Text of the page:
Summary – Chapters Twelve andThirteen
In Chapter Twelve, Jim recounts how the Avondale picked them up the next day just before sunset. The other men told ‘their’ story and Jim said nothing. He felt he had to live down the fact he jumped; the story did not matter. Marlow reveals for the first time that no one died on the Patna when Jim implies that ‘having a story’ was like cheating the dead. Jim had been relieved when he discovered the ship did not sink after all and must have imagined the shouts for help whilst in the boat. He insists the lights did go out and says he would have swum back if they had stayed on. Brierly believed this perception of the lights going out and suggested the ship’s movement made it appear so.
The Patna survived the open sea to end her days in a breaker’s yard. At 9 am the next day, a French gunboat found her and the report of the commander in charge is public property. This affair has been remembered for an extremely long time. It ‘had an extraordinary power of defying the shortness of memories and the length of time: it seemed to live, with a sort of uncanny vitality, in the minds of men, on the tips of their tongue.’ A long time after the event, Marlow encounters a French lieutenant who had been on the gunboat. He tells Marlow that they towed the ship away and took care not to damage the bulkhead. All the time it was being towed, two men were ready with axes to cut them clear in case it sank. This man stayed on the Patna whilst it was being towed and this took 30 hours. Marlow expresses surprise at his decision to stay on the ship, but the officer explains that measures were taken (it is implied these unexplained measures were for ensuring his safety). When they reached land, it took 25 minutes for all the passengers to disembark.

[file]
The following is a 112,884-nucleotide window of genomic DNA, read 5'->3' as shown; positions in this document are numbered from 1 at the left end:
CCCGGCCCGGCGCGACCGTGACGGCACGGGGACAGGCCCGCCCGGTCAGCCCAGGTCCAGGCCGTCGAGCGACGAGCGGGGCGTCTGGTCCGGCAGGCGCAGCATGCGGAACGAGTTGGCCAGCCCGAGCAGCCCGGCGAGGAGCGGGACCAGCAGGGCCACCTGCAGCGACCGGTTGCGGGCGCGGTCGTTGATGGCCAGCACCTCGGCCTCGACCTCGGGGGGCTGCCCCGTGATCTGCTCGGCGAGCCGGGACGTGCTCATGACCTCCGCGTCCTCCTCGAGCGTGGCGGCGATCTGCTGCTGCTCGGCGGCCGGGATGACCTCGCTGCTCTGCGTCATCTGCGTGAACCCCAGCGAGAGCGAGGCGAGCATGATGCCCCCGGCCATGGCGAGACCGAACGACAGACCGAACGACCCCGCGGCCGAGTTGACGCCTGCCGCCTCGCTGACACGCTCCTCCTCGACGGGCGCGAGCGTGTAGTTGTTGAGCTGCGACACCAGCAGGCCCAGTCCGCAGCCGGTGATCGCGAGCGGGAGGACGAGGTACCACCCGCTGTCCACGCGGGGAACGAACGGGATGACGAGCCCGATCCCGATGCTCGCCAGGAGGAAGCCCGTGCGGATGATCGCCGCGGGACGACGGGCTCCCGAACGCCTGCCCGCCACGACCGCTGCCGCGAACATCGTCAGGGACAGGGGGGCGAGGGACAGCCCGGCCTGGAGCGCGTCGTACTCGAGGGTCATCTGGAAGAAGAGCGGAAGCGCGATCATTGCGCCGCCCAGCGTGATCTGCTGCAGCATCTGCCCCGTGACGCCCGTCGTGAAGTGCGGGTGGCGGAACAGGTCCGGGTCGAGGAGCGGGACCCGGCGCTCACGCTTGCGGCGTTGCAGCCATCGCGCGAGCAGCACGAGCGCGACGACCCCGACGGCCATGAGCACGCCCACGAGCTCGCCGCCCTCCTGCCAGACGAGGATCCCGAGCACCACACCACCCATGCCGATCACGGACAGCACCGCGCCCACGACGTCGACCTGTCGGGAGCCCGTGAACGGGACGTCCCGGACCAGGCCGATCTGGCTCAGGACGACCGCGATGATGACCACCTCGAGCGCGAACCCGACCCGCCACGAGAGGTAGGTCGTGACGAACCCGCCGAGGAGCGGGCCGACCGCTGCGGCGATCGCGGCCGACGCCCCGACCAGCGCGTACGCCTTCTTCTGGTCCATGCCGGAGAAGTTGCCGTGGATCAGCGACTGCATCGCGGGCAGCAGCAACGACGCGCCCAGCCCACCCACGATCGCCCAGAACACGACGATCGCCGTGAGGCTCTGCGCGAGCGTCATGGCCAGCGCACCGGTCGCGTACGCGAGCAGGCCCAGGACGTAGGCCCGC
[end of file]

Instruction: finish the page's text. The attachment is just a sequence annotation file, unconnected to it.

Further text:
Chapter Thirteen begins with the French officer asking Marlow what was at the bottom of this affair. Marlow explains and the officer is sympathetic towards Jim and says that all men suffer from fear. He adds that, ‘man is born a coward’. Marlow has seen Jim only recently in Samarang where he worked at this point as a water-clerk (as referred to in Chapter One). He does not know how Jim is coping with this new life, but is, ‘pretty certain his adventurous fancy was suffering all the pangs of starvation’. He thinks of Jim’s new life as a punishment ‘for the heroics of his fancy’.
The narrative shifts back again as Marlow remembers the night they talked before returning to the inquiry and how it was like ‘a last vigil with a condemned man’. He offers to help him with Brierly’s plan of evasion and to find work for him elsewhere, but Jim refuses to ‘clear out’. Marlow tells him this business is bitter enough ‘for a man of your kind’ and Jim whispers his agreement. However, he adds that he may have jumped, but he does not run away. When they part company that night, he thinks of Jim as having nowhere to go, ‘and he was not yet four-and-twenty’.
Analysis – Chapters Twelve and Thirteen
Chapter Twelve reveals explicitly for the first time that nobody died on board the Patna. Jim’s guilt for jumping remains, though, as he punishes himself for desertion. When the French officer hears from Marlow about Jim’s decision, he reasons that all men feel fear and counters the notion that this was an act of cowardice. Ironically, he stayed on the ship as it was being towed away, but his understanding of Jim’s decision demonstrates an awareness of the need for self-survival. He took measures to ensure his own safety.